The papers are full of photographs of Thames villages under water, including the street where I lived as a child in the 1950s. The Welley Road house in Wraysbury was the first my parents ever bought. They knew it was on a flood plain but they weren’t worried. The river was half a mile away and didn’t seem threatening. True there’d been a big flood in 1947 but that was dismissed as a once-in-a century phenomenon. The name of the road never raised the smallest flicker of a smile or a bad pun.
Our house, a modest timber bungalow built in the 1920s, was surrounded by two acres of garden with a boathouse converted into a garage. Aged 5, I walked to primary school just a few doors away, my mother watching from the gate. Further along the road we bought goat’s milk from a small farm. Opposite the school were two shops – a butcher’s and an unforgettable sweet shop. We children would gaze longingly at large glass jars behind the counter filled with tempting barley-sugar whistles, gobstoppers and sherbert lemons. We were too young for ration books so depended on our mothers’ weekly quota. 3oz didn’t go far.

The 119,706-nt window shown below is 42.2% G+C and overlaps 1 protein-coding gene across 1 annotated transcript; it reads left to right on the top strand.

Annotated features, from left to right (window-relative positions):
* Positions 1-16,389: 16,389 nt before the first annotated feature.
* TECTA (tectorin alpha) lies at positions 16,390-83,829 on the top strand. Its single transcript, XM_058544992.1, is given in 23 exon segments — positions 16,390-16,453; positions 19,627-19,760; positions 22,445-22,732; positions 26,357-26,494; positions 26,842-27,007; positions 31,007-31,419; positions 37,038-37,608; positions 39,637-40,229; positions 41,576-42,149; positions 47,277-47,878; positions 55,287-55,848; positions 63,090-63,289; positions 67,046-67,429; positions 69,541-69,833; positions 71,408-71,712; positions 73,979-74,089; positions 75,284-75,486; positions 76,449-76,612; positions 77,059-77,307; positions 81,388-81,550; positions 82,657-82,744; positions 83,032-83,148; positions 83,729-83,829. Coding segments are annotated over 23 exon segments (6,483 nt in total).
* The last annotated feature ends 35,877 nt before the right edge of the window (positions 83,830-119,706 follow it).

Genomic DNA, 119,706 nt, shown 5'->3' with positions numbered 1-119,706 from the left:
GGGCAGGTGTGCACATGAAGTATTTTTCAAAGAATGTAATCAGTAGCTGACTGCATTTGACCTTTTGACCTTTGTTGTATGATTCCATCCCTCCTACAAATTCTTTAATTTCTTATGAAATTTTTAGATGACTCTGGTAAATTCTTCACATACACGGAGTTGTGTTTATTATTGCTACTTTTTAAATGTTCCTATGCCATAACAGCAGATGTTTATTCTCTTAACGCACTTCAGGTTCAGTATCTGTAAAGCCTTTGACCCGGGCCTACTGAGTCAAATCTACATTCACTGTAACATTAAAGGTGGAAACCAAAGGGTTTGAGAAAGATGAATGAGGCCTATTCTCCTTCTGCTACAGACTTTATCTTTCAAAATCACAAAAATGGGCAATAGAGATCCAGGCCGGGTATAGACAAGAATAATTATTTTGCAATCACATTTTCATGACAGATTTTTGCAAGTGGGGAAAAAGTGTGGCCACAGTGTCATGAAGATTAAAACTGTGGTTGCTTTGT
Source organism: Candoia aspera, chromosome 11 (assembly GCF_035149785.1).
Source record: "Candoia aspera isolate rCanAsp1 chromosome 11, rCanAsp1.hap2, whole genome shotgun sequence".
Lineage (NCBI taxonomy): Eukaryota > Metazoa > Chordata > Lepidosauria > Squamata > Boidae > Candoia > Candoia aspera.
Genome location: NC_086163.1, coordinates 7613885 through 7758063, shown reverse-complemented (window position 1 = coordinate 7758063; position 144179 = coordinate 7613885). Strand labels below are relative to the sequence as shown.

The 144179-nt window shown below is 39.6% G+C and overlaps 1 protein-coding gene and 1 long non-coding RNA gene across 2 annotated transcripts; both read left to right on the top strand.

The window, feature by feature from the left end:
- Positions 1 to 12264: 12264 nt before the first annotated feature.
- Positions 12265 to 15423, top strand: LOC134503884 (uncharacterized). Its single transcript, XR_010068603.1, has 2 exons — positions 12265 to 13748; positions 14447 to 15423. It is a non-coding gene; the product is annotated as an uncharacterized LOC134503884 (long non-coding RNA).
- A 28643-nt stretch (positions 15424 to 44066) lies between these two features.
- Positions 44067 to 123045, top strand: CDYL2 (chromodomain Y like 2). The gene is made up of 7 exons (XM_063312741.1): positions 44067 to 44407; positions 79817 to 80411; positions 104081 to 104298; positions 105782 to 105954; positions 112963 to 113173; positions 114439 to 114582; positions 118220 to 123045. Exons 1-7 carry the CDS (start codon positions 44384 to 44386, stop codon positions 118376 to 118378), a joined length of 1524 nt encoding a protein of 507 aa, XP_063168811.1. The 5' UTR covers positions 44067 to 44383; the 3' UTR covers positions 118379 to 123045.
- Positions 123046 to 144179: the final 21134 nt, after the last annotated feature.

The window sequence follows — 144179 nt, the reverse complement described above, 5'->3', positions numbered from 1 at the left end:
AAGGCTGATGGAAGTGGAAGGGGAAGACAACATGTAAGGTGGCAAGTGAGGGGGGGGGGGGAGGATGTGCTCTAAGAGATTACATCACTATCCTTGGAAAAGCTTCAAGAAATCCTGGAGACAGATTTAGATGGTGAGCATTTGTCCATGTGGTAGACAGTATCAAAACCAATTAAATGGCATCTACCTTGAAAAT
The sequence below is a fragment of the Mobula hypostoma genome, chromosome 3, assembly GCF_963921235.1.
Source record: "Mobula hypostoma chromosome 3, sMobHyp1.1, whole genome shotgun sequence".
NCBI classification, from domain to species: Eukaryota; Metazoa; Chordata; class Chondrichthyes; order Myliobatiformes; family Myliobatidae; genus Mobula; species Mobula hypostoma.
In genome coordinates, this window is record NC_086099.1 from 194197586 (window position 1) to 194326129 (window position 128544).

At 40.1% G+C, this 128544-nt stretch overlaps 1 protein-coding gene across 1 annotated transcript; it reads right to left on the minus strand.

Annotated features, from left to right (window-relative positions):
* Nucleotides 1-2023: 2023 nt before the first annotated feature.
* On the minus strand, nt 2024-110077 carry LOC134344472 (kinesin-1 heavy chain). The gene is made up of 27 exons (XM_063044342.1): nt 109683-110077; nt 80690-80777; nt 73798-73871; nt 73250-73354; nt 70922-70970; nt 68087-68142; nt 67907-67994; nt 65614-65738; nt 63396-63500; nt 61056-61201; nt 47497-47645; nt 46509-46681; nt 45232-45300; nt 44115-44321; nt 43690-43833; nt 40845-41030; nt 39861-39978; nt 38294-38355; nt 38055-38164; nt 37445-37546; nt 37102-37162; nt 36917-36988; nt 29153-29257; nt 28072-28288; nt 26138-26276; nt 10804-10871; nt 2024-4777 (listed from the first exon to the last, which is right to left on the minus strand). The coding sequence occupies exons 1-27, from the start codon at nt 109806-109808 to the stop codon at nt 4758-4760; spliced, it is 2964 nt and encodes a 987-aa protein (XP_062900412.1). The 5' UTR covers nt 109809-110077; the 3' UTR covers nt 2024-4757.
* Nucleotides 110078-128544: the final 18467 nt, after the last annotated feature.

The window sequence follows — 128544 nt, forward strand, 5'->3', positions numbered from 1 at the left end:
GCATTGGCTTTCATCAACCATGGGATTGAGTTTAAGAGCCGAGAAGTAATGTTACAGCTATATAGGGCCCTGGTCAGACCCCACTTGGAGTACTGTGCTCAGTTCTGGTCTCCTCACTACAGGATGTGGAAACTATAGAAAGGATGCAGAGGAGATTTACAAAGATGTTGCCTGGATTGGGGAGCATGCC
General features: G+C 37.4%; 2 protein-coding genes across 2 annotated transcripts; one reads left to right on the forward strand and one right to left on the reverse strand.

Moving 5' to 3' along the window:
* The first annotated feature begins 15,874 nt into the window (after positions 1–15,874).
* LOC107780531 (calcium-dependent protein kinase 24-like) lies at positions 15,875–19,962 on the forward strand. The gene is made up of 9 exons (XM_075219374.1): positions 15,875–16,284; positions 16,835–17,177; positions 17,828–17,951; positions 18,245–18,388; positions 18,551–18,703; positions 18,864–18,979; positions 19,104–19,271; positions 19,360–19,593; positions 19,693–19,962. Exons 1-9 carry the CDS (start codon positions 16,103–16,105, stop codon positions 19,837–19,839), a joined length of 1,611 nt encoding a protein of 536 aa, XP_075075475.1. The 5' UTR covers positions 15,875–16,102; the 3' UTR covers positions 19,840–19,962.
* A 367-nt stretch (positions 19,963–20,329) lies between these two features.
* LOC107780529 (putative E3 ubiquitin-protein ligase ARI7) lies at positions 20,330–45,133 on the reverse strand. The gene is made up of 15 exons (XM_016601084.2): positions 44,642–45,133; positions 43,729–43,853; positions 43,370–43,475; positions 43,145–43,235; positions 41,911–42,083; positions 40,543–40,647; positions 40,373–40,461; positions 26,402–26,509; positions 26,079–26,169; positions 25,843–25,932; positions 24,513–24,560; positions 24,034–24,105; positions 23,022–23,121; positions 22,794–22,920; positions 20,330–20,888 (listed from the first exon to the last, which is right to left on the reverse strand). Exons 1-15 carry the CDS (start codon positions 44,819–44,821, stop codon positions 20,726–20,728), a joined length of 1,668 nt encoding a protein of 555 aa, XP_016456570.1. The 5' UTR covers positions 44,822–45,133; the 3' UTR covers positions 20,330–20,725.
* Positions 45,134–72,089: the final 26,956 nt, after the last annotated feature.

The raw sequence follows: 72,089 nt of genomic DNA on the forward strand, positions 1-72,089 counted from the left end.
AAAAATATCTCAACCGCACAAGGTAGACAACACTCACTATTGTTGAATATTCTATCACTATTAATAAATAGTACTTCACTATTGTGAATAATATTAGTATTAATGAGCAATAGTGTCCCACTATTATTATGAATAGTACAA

The rest of the village lay only a short walk past the Green with Jewson’s Chemist on the corner. Beyond the High Street were fields and some way in the distance the gradually encroaching gravel pits. In our time the river and its tributaries kept within their banks and we stayed dry in Welley Road. Hydrologists have apparently labelled these years ‘flood-poor’. We were lucky.
Today our little bungalow has been replaced by something much larger. The school and farm have gone. So too the butcher and the sweet shop, supplanted by a unisex hairdresser and a dentist. But the chemist – now The Village Pharmacy – is still on the corner exactly where it was 60 years ago. The village population has barely grown – the planners, it would seem, cautious about new building. We’d moved away before the once-hated gravel pits reached the edge of the village, transforming it into a lakeside haven and long before the river burst its banks finally reaching Welley Road.
Who knows if this is another once-in-a-century catastrophe or if the current occupants of Welley Road are witnessing the beginning of what might be called a Flood-rich Age.